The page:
VOICE candidates call for right-sizing development

Slate criticizes lack of transparency in village government

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By Timothy Inklebarger

Staff Reporter

Three candidates running as a group in the Oak Park Village Trustee election on April 2 gathered at the site of a proposed 28-story luxury high-rise building on Lake Street to "encourage appropriate development" in the village.

VOICE, a new political organization in the village, is endorsing candidates Tim Thomas, Christian Harris and Josh Klayman for the three trustee seats open in the municipal election. They face eight other candidates.

The press conference was held at 835 Lake St., the site of the proposed tower by developer Golub & Company. Oak Park Mayor Anan Abu-Taleb and most of the current village trustees have already stated their opposition to the height of the proposed project. 

Many oppose the tower because of the shadow it would cast on Frank Lloyd Wright's masterpiece house of worship, Unity Temple, which is located about half a block away.

Wendy Greenhouse, a member of VOICE (Vision, Openness, Inclusion, Community, and Environment), read a statement from the candidates, noting that there is "plenty of potential for appropriate, moderately-scaled development in the village. …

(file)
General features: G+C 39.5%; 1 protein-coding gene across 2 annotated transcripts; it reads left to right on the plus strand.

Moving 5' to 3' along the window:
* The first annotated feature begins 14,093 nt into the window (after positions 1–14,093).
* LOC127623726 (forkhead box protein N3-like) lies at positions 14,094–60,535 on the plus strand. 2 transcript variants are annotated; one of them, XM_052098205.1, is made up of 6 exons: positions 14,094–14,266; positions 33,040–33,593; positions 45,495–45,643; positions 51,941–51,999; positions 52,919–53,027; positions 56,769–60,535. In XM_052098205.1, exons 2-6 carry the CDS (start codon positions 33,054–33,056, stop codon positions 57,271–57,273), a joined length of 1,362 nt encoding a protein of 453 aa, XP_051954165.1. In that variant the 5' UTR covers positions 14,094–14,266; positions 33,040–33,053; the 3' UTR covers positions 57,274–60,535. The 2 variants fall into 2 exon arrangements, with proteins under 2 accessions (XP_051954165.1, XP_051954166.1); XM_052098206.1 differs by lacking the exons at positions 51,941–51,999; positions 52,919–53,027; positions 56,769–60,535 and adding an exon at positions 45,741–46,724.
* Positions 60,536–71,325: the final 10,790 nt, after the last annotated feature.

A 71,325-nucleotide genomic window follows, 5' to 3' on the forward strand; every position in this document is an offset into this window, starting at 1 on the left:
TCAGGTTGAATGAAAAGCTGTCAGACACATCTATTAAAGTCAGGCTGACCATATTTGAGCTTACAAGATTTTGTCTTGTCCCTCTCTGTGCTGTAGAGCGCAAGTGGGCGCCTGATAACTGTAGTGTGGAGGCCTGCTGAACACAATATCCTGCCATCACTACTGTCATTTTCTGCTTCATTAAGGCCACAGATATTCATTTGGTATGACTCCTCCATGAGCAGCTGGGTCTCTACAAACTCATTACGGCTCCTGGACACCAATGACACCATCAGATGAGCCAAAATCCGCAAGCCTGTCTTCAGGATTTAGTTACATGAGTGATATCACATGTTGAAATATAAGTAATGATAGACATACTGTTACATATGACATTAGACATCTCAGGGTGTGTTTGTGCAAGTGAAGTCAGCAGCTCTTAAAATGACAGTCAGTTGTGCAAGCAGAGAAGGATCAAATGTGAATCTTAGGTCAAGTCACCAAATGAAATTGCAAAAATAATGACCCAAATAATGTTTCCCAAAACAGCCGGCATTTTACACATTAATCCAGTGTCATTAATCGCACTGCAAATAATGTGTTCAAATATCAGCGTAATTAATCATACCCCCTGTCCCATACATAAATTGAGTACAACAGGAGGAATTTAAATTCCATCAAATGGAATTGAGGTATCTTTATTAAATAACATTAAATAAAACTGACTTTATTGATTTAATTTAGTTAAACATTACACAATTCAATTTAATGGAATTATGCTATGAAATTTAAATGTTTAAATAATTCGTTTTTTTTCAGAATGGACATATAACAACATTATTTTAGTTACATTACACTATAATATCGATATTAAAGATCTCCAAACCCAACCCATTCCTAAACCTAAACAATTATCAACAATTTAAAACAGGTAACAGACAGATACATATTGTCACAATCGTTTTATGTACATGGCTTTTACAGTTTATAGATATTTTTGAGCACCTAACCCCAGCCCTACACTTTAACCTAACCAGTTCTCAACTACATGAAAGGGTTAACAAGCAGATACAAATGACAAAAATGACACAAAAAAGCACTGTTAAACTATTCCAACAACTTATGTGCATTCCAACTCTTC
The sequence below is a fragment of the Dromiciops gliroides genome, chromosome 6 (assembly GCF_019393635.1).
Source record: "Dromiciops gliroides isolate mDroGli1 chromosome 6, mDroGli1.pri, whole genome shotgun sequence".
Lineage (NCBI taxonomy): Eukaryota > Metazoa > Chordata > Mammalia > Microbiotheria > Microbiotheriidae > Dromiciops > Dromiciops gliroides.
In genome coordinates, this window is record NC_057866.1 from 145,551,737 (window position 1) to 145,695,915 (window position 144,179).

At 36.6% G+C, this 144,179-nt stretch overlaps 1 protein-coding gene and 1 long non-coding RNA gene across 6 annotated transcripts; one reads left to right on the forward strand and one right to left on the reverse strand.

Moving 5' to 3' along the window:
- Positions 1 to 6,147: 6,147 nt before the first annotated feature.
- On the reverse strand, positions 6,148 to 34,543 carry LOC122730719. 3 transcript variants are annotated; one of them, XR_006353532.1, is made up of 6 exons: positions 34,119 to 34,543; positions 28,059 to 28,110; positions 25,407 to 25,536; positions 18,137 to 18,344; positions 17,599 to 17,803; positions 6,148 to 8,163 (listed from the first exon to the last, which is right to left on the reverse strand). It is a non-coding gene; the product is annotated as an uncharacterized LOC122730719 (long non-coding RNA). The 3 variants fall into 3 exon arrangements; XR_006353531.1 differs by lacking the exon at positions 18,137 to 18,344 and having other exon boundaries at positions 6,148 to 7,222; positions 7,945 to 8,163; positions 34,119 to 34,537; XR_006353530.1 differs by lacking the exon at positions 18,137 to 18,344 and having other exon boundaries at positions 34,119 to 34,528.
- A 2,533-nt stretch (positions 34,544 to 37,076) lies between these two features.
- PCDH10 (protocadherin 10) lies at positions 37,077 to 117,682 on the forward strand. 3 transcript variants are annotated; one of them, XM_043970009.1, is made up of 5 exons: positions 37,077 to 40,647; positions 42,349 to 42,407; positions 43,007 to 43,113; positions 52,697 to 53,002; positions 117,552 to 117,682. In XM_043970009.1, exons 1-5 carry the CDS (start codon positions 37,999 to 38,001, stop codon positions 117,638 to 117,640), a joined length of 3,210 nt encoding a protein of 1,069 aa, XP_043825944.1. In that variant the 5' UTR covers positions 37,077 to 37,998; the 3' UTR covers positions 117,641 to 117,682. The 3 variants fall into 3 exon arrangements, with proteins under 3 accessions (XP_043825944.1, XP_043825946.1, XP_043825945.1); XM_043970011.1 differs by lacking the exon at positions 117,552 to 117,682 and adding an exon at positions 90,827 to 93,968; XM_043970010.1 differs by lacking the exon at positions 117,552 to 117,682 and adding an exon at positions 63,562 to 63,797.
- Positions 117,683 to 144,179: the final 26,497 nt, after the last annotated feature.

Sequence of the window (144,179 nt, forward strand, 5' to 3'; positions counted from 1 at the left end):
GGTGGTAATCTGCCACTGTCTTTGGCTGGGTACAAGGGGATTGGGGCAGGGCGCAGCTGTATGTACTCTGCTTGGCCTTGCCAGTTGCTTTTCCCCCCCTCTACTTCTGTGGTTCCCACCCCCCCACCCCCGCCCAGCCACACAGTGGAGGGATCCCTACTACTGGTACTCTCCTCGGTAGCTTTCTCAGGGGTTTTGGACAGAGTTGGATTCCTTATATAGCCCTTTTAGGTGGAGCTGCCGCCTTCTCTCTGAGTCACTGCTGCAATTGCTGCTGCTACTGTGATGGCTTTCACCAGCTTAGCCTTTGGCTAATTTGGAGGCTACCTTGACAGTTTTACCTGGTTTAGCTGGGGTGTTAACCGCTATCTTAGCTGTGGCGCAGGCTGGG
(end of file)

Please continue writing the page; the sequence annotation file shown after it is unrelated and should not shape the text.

"Any development beyond established zoning must provide solid evidence that it will have a positive impact on the quality of life of its neighbors and the village at large," she said.

Thomas added that government should be an advocate for residents, not developers.

"And if a developer is requesting a deviation or a variance from current community standards in building codes, there should be a significant benefit to the community before that variance is even granted, and the community should have input in that decision-making process," he said.

Harris stated that he is not anti-development, but when a project goes outside the pre-existing zoning, residents should have greater involvement in the process.

"I am pro-development in areas of the village that have been underserved, and making sure there are affordable places to live for everyone," he said. "I am here today because we have focused on downtown Oak Park, and it is time to shift our focus to other parts of the village."

Klayman said the approval process for large developments like the one Golub proposes is "broken." He criticized Oak Park's use of a nonprofit entity called the Oak Park Economic Development Corporation, which does not allow the public to attend its meetings.

"That corporation is, on the books, a private consultant, but in fact they act as a closed-door branch of village government with the village president, the village manager and a trustee on their board," he said, noting that the organization is not required to reveal information under the Freedom of Information Act.

"No large development takes place in this town unless the Economic Development Corporation says so, and those decisions are made with no public involvement. This has to change," Klayman said.

tim@oakpark.com

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